All about fruitarianism with a long-term fruitarian, Lena

Lena's Fruitarian Life

Lena's Life. See Lena - Life (blog, vlog).

  • Same Food Every Day

    1) cut tomatoes and avocados 2) eat out of a measuring cup :)

    For days I had the same: oranges, and then tomatoes with avocado, with occasional grapes or apples. It is around 6-8 pounds or ~ 3-4 kg (bulk), $5-7 a day, buying smartly in California.

    What are you guys having these days?

  • Lucky Sun Hours

    Unexpectedly, the Sun went out, and I was happy all the way to the pool, in it, and back.

    7K Walking (total), 1.5K swimming.

    This is me, Lena, in the bright Californian sunlight after a swim.

  • After a Swim

    This is me on the way back from pool after swimming. This is me, Lena, after the usual 1.5K  swim.

    I've been swimming in an open pool for many weeks now, almost every day, almost the same distance - 1.5 kilometers.

  • Pool Swimming

    My watch with 33 rounds (25 yards x 66)

    Swimming in UCSD pool, I started to count laps like in running, by rounds, to make it easier. So now, I touch the lap button on my watch on the start point only. I mostly swim a mile or so, in breaststroke, almost daily. Today I made 33 rounds (50 yards or 45.7 meters each, 25-yard laps x 66).

    ...
  • 1.5K Swimming Improvement

    My watch after swimming 1.5K in 40:42 (25 yards x 66)

    Happy about my first time swimming 1500 meters in under 41 minutes! Today I got to swim very late because of traffic and waiting in a post office (no Sunshine for my new sundress), but I was faster than yesterday by 1 minute: 1.5K in around 40:42 minutes vs 41:59. Not so

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  • 3K Swim in 86 Minutes

    UCSD Pool

    After yesterday's 45 minutes swim in the cold and seaweedy Pacific ocean, in a restrictive wet suit, today's flat blue water surface seemed unreal.

    I made 2 swimmer's miles (132 x 25 yards) or 3000 m in over 86 minutes. The day before yesterday I made only one, but in

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  • 1500 Meters Swim in 42 minutes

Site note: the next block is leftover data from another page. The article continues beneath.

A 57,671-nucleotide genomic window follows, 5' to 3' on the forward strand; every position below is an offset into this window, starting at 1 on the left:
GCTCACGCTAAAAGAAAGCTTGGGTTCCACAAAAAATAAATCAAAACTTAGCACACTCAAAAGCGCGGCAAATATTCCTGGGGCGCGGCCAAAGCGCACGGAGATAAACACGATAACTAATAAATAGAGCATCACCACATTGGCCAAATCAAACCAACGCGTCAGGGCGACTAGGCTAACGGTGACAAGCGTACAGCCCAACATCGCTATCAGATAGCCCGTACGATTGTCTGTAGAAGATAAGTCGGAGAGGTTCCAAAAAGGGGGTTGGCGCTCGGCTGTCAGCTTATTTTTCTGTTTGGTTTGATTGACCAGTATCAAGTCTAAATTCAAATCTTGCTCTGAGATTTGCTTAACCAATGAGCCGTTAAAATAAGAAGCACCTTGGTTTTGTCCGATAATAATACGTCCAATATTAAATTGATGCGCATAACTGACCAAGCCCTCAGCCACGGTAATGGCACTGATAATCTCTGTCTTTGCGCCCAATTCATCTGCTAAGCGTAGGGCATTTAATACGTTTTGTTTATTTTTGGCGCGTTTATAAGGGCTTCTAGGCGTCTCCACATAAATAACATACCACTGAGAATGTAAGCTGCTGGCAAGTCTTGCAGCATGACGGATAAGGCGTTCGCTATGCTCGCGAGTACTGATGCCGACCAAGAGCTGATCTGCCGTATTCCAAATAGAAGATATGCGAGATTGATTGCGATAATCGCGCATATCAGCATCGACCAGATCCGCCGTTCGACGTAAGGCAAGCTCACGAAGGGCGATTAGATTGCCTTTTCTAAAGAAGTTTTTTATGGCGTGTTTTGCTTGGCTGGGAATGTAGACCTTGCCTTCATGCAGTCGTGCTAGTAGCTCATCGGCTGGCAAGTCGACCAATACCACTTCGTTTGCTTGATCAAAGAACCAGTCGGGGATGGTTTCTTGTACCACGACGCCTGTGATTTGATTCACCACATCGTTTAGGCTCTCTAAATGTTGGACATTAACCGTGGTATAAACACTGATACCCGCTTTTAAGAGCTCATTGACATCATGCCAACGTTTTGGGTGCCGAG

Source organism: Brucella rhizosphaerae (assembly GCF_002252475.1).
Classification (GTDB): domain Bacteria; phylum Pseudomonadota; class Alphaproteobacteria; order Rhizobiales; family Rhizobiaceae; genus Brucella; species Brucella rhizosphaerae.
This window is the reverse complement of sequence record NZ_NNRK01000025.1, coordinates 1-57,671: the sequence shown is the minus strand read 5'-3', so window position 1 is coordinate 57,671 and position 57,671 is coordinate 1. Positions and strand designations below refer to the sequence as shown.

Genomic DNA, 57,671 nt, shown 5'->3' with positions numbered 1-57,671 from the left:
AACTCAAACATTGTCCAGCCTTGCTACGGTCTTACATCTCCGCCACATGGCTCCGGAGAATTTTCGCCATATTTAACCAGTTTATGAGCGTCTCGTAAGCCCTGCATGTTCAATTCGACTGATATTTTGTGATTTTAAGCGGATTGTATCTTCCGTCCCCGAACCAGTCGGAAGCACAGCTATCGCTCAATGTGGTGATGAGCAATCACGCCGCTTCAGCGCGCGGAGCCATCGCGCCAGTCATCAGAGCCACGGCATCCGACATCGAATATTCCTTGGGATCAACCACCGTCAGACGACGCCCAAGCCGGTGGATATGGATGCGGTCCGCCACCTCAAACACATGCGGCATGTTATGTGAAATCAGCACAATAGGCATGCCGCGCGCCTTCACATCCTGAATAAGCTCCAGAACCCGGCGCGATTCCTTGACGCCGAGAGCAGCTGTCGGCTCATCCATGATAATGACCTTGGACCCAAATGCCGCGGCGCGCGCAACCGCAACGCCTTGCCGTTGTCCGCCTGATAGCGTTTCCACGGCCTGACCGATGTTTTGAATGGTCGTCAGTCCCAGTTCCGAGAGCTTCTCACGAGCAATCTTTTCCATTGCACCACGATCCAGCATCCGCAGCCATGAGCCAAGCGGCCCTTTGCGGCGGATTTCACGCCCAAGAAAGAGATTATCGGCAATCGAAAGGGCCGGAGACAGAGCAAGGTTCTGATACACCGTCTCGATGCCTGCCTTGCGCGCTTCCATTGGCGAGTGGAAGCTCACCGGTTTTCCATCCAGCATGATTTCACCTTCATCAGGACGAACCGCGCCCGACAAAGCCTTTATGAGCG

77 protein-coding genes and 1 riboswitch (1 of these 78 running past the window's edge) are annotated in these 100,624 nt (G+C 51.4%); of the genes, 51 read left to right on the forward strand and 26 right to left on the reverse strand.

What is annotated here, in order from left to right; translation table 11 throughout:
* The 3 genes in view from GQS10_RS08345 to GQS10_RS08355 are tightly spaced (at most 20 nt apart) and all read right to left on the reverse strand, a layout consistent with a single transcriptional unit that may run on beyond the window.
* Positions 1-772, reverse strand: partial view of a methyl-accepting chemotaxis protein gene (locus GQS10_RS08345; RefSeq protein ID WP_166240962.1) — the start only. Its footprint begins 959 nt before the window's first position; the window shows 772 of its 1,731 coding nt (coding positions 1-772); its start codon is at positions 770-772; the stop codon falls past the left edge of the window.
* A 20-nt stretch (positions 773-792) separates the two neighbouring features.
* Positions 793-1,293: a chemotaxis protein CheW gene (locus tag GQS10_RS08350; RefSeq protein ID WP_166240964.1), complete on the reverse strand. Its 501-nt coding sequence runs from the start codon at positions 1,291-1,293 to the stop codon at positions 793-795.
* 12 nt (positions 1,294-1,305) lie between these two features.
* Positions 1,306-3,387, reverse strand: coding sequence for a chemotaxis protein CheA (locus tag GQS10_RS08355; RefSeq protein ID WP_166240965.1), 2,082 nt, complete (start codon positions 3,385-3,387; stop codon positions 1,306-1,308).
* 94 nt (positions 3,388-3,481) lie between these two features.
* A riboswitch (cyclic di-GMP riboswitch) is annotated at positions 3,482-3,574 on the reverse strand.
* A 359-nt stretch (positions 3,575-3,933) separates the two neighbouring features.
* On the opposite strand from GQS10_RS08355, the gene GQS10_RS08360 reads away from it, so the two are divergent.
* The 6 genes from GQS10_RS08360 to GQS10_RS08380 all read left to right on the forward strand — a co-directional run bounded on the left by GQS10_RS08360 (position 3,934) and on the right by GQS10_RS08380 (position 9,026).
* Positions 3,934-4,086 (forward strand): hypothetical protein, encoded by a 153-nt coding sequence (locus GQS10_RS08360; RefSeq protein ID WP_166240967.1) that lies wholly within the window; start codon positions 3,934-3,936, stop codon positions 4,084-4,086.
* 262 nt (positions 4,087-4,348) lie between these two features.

UCSD open air pool, 1.5K

    Suddenly, my time on one swimmer's mile (66 short laps/lengths of this open air pool) has improved by 3 minutes! After making that 6 km swim I went back to 1.5 km a day to the same time as before: around 45 minutes, and today it was under 42!

    Additionally, for the first

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  • 6K Pool Swim

    6K Pool Swim

    I did not want to stop swimming, and wanted to check whether I could double my usual these days distance. I did not care much about the style and speed, I just wanted to move forward in water, because nothing better waited for me outside on this emotionally excruciating day.

    264 length

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  • 2 Minutes Faster 3K Swim (3.7K Total)

    Today in the pool I repeated yesterday, made 132 of 25 yards (3K or 3 km) in 1:29 (89 minutes vs 91 last time), then swam till 148 (3.7K). Started with most lengths in 36 seconds, in 50s went down to 38-39, by the end I was already over 40.

    Yesterday I

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  • 3K in Swimming in Pool

    3K in Swimming in Pool

    Today I doubled my distance in the pool and made unplanned 3000 m (3K) - 132 short lengths of 25 yards in over 1,5 hours. It is relatively slow, but very enjoyable. For the comparison, Olympic 2012 men made the half of it in around 15 minutes in freestyle, so I am about 3 times

    ...

Plutarch

But for the sake of some little mouthful of flesh we deprive a soul of the sun and light, and of that proportion of life and time it had been born into the world to enjoy.

Body Weight, Obesity, and BMI

Body weight - person's mass or weight. Body weight is measured in kilograms, pounds, or stones and pounds. Body weight is the measurement of weight without items located on the person

Obesity is a medical condition in which excess body fat has accumulated to the extent that it may have a negative effect on health.

People are generally considered obese when their body mass index (BMI) is over 30 kg/m2, with the range 25–30 kg/m2 - overweight. 

BMI, body mass index - a measurement obtained by dividing a person's weight by the square of the person's height. 

Obesity increases the likelihood of diseases, particularly heart disease, type 2 diabetes, obstructive sleep apnea, certain types of cancer, and osteoarthritis.

Obesity is most commonly caused by a combination of excessive food intake, low levels of physical activity, and genetic susceptibility. A few cases are caused primarily by genes, endocrine disorders, medications, or mental illness. Evidence to support the view that obese people eat little yet gain weight due to a slow metabolism is not generally supported.

On average, obese people have a greater energy expenditure than their thin counterparts due to the energy required to maintain an increased body mass.

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